Again…hold that thought…there’s more…

    Poor Digestibility of Ingredients
    In 2003, the UC Davis School of Veterinary Medicine published “Taurine status in normal dogs fed a commercial diet associated with taurine deficiency and dilated cardiomyopathy”. This study found that processing and “poor digestibility” of ingredients played a role in canine heart disease. Why hasn’t any veterinary nutritionist investigating the DCM cases today discussed the risk of processing and inferior ingredient link to canine heart disease?

    Perhaps it is because no veterinary nutritionist wants to talk about law being violated in pet food. Even though it is a direct violation of US Federal Law, pet food is allowed by FDA to contain ingredients sourced from “diseased animals or animals which have died otherwise than by slaughter”. Isn’t it common sense that sick, decomposing dead animals would provide inferior nutrition in pet foods? Add numerous processing stages to these inferior ingredients – is it any wonder the necessary amino acids are destroyed?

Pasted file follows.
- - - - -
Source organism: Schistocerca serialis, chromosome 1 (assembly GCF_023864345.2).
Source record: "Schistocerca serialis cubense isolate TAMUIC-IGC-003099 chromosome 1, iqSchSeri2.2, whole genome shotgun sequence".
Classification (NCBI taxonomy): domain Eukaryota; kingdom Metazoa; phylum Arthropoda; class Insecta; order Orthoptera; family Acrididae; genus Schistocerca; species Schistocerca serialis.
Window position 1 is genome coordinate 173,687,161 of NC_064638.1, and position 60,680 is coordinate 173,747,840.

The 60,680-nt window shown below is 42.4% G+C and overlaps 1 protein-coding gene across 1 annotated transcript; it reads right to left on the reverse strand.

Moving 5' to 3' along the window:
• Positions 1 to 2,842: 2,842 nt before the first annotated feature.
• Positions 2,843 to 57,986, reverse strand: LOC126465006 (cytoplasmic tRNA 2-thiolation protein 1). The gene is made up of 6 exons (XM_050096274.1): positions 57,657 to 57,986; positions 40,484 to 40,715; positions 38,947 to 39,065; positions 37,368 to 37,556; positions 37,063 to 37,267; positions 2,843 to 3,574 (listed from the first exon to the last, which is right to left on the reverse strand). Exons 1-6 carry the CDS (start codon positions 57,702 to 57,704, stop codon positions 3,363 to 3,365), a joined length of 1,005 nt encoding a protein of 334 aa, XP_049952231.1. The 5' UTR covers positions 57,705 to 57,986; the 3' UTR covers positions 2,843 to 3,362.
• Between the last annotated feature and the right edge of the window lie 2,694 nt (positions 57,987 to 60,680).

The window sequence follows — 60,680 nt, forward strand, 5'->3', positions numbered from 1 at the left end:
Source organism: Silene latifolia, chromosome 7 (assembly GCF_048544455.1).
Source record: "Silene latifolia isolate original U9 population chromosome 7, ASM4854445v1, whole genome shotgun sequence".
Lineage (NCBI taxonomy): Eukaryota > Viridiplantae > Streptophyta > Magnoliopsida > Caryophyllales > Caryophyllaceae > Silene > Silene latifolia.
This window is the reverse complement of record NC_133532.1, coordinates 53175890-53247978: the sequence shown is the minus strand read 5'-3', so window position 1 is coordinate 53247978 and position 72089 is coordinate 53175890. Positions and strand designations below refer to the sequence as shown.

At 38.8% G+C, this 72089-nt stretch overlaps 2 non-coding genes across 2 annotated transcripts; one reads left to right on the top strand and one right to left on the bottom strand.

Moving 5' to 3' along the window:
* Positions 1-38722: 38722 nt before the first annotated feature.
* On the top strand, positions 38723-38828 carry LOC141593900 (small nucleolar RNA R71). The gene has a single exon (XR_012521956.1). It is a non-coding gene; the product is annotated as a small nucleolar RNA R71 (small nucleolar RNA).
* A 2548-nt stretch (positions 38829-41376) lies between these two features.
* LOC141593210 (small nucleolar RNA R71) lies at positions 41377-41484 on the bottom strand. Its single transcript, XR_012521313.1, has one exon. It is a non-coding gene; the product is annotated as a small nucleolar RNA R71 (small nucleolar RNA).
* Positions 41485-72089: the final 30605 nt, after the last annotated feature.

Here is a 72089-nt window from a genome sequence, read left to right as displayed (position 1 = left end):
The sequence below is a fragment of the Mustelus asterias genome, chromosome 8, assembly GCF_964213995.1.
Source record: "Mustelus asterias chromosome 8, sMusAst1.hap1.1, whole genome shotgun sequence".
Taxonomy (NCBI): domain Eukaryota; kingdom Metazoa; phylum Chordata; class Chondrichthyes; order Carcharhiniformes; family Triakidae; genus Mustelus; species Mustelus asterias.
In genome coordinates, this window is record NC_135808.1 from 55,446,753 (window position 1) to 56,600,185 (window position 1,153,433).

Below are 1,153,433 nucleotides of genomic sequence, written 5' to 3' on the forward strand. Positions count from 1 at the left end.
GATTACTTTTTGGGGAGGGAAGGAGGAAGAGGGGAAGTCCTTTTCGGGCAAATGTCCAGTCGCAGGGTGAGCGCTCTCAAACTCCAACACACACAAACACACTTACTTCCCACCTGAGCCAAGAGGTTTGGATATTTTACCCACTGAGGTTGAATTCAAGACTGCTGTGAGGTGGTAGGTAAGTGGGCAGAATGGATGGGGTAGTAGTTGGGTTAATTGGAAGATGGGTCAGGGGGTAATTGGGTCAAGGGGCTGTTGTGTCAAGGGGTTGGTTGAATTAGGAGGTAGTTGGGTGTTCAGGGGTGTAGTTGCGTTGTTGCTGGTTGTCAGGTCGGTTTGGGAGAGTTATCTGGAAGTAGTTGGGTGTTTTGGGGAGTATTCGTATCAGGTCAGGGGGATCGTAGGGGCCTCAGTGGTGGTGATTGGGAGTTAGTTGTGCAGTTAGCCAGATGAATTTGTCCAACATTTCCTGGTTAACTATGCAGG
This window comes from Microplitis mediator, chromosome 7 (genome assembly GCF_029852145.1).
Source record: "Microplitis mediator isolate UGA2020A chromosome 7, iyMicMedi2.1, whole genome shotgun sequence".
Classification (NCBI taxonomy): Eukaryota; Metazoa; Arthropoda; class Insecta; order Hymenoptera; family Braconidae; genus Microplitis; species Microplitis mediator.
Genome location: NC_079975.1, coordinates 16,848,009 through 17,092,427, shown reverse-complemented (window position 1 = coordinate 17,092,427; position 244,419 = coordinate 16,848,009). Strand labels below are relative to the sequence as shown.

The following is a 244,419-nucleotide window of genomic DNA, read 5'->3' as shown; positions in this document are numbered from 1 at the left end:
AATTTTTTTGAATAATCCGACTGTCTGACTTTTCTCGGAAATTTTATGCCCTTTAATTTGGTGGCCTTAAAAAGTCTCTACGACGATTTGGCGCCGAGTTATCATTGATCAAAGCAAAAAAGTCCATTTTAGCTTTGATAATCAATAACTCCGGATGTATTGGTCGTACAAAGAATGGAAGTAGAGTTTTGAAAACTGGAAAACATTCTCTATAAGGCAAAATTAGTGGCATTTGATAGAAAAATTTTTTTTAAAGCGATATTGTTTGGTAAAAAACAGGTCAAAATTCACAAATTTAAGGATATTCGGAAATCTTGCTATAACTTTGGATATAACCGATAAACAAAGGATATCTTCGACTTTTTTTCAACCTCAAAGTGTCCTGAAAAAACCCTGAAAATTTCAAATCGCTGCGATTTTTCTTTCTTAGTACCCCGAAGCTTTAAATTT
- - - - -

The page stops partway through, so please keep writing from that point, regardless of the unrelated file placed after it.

There is one more significant issue…

    Endotoxins and Heart Disease
    Briefly mentioned in the New York Times article was a clue to a completely different group of DCM diagnosed dogs; “But taurine levels in other affected dogs, including mixed breeds, are normal, which puzzles researchers.” In other words, some sick dogs have low taurine levels linked to DCM – but other dogs diagnosed with nutrition related DCM have normal taurine levels. Why are these dogs with normal taurine sick with heart disease? It might be endotoxins.